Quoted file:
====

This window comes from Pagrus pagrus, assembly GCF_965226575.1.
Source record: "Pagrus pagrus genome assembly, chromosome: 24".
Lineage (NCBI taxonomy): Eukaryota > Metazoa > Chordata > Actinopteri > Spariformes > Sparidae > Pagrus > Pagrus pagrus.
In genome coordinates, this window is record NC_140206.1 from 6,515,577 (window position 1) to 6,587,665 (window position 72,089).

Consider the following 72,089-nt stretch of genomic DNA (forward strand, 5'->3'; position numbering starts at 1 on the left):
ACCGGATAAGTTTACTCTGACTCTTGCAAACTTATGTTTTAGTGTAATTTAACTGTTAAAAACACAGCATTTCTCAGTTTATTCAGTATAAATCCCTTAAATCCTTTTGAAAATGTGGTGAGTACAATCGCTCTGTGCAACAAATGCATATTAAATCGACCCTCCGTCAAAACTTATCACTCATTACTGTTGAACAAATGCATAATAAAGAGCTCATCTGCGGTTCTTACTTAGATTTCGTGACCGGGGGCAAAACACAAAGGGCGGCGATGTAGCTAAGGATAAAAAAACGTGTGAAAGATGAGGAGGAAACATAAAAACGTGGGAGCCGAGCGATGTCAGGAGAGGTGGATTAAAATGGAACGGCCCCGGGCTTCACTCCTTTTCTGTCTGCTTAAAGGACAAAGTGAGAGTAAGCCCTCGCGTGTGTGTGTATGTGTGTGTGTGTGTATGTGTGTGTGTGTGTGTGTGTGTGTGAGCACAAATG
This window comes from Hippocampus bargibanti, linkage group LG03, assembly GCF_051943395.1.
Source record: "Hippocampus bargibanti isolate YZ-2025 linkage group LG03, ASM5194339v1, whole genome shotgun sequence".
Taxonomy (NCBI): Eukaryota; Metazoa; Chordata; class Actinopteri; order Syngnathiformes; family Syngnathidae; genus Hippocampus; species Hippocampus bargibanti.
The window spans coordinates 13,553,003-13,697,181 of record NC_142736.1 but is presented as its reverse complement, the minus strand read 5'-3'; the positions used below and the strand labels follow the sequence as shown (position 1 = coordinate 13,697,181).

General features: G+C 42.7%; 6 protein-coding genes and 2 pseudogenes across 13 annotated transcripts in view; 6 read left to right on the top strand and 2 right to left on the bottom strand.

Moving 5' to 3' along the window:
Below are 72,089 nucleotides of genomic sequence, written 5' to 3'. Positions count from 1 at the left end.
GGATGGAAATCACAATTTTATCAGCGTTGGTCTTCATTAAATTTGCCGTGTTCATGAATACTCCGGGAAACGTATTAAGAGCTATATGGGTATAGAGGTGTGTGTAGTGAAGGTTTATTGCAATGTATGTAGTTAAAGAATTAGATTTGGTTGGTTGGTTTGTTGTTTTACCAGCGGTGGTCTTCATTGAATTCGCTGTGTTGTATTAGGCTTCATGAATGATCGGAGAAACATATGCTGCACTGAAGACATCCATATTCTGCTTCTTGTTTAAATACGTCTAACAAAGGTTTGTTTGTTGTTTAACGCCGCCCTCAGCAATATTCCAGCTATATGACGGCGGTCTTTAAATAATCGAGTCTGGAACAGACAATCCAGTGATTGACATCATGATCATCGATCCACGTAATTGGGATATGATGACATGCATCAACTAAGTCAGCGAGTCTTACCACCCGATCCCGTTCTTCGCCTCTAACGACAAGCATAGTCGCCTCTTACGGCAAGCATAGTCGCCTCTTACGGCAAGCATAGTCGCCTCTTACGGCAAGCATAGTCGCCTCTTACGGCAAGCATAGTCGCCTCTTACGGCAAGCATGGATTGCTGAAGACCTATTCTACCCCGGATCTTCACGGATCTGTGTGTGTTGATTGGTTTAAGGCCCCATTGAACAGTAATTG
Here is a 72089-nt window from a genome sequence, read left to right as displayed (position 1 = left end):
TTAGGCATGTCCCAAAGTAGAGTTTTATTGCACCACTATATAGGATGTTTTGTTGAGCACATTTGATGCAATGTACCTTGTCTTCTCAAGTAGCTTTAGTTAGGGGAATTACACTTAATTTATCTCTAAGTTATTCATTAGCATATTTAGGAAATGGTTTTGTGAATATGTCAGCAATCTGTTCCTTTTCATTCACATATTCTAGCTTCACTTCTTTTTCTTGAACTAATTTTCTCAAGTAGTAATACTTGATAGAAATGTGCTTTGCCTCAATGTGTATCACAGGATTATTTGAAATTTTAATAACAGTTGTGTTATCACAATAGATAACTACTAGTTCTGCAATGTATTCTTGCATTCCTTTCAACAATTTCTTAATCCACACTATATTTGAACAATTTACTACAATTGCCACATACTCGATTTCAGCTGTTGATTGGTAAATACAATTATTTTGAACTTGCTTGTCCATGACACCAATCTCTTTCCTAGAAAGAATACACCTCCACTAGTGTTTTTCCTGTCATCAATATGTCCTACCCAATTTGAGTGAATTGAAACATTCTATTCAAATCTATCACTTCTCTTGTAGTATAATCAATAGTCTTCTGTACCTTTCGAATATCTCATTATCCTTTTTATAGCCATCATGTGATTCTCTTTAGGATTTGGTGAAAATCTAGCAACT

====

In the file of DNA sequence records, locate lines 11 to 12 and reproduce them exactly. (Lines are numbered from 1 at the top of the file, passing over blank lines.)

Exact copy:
General features: G+C 42.7%; 6 protein-coding genes and 2 pseudogenes across 13 annotated transcripts in view; 6 read left to right on the top strand and 2 right to left on the bottom strand.

Moving 5' to 3' along the window: